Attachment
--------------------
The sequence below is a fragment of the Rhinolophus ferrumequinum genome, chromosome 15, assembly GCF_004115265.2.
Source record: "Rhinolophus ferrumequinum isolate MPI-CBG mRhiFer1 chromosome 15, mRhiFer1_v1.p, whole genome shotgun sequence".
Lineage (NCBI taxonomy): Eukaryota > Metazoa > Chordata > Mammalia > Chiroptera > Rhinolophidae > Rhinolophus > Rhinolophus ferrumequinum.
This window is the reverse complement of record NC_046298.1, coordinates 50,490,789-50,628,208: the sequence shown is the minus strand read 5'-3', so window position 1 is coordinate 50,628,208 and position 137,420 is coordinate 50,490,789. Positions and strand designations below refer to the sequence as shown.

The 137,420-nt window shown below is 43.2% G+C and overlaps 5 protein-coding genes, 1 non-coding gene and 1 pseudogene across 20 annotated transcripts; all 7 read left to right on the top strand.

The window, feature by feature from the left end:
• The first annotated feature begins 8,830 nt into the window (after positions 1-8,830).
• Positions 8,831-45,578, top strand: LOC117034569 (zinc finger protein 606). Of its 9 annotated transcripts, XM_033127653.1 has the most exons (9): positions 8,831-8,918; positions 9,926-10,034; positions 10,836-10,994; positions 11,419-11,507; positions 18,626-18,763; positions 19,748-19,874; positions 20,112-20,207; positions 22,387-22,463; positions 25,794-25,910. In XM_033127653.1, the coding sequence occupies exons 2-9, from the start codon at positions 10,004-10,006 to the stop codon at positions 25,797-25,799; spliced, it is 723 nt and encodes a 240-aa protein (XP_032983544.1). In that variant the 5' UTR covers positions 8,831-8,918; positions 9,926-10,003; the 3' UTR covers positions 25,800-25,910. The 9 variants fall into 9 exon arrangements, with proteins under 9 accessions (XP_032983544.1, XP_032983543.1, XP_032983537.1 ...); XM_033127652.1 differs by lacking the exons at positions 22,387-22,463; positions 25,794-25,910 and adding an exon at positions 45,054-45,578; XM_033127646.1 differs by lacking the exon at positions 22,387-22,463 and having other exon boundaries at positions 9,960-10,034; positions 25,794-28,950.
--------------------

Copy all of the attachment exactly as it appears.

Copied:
The sequence below is a fragment of the Rhinolophus ferrumequinum genome, chromosome 15, assembly GCF_004115265.2.
Source record: "Rhinolophus ferrumequinum isolate MPI-CBG mRhiFer1 chromosome 15, mRhiFer1_v1.p, whole genome shotgun sequence".
Lineage (NCBI taxonomy): Eukaryota > Metazoa > Chordata > Mammalia > Chiroptera > Rhinolophidae > Rhinolophus > Rhinolophus ferrumequinum.
This window is the reverse complement of record NC_046298.1, coordinates 50,490,789-50,628,208: the sequence shown is the minus strand read 5'-3', so window position 1 is coordinate 50,628,208 and position 137,420 is coordinate 50,490,789. Positions and strand designations below refer to the sequence as shown.

The 137,420-nt window shown below is 43.2% G+C and overlaps 5 protein-coding genes, 1 non-coding gene and 1 pseudogene across 20 annotated transcripts; all 7 read left to right on the top strand.

The window, feature by feature from the left end:
• The first annotated feature begins 8,830 nt into the window (after positions 1-8,830).
• Positions 8,831-45,578, top strand: LOC117034569 (zinc finger protein 606). Of its 9 annotated transcripts, XM_033127653.1 has the most exons (9): positions 8,831-8,918; positions 9,926-10,034; positions 10,836-10,994; positions 11,419-11,507; positions 18,626-18,763; positions 19,748-19,874; positions 20,112-20,207; positions 22,387-22,463; positions 25,794-25,910. In XM_033127653.1, the coding sequence occupies exons 2-9, from the start codon at positions 10,004-10,006 to the stop codon at positions 25,797-25,799; spliced, it is 723 nt and encodes a 240-aa protein (XP_032983544.1). In that variant the 5' UTR covers positions 8,831-8,918; positions 9,926-10,003; the 3' UTR covers positions 25,800-25,910. The 9 variants fall into 9 exon arrangements, with proteins under 9 accessions (XP_032983544.1, XP_032983543.1, XP_032983537.1 ...); XM_033127652.1 differs by lacking the exons at positions 22,387-22,463; positions 25,794-25,910 and adding an exon at positions 45,054-45,578; XM_033127646.1 differs by lacking the exon at positions 22,387-22,463 and having other exon boundaries at positions 9,960-10,034; positions 25,794-28,950.